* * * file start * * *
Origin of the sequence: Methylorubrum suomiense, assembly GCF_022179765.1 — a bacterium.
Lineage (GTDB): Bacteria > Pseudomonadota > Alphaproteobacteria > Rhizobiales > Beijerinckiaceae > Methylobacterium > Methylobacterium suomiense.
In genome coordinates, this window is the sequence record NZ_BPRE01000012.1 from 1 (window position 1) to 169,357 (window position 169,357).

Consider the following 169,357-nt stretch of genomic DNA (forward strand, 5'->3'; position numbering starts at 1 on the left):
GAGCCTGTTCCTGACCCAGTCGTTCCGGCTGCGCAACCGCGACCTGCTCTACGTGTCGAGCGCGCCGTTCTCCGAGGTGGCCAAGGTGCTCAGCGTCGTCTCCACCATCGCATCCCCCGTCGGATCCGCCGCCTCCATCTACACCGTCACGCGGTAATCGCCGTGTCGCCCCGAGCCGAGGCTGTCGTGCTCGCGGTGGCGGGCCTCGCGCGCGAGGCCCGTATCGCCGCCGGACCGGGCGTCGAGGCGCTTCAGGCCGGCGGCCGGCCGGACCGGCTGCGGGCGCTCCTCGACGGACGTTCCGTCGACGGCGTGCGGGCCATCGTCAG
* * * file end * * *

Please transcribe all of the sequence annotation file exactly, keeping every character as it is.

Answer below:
Origin of the sequence: Methylorubrum suomiense, assembly GCF_022179765.1 — a bacterium.
Lineage (GTDB): Bacteria > Pseudomonadota > Alphaproteobacteria > Rhizobiales > Beijerinckiaceae > Methylobacterium > Methylobacterium suomiense.
In genome coordinates, this window is the sequence record NZ_BPRE01000012.1 from 1 (window position 1) to 169,357 (window position 169,357).

Consider the following 169,357-nt stretch of genomic DNA (forward strand, 5'->3'; position numbering starts at 1 on the left):
GAGCCTGTTCCTGACCCAGTCGTTCCGGCTGCGCAACCGCGACCTGCTCTACGTGTCGAGCGCGCCGTTCTCCGAGGTGGCCAAGGTGCTCAGCGTCGTCTCCACCATCGCATCCCCCGTCGGATCCGCCGCCTCCATCTACACCGTCACGCGGTAATCGCCGTGTCGCCCCGAGCCGAGGCTGTCGTGCTCGCGGTGGCGGGCCTCGCGCGCGAGGCCCGTATCGCCGCCGGACCGGGCGTCGAGGCGCTTCAGGCCGGCGGCCGGCCGGACCGGCTGCGGGCGCTCCTCGACGGACGTTCCGTCGACGGCGTGCGGGCCATCGTCAG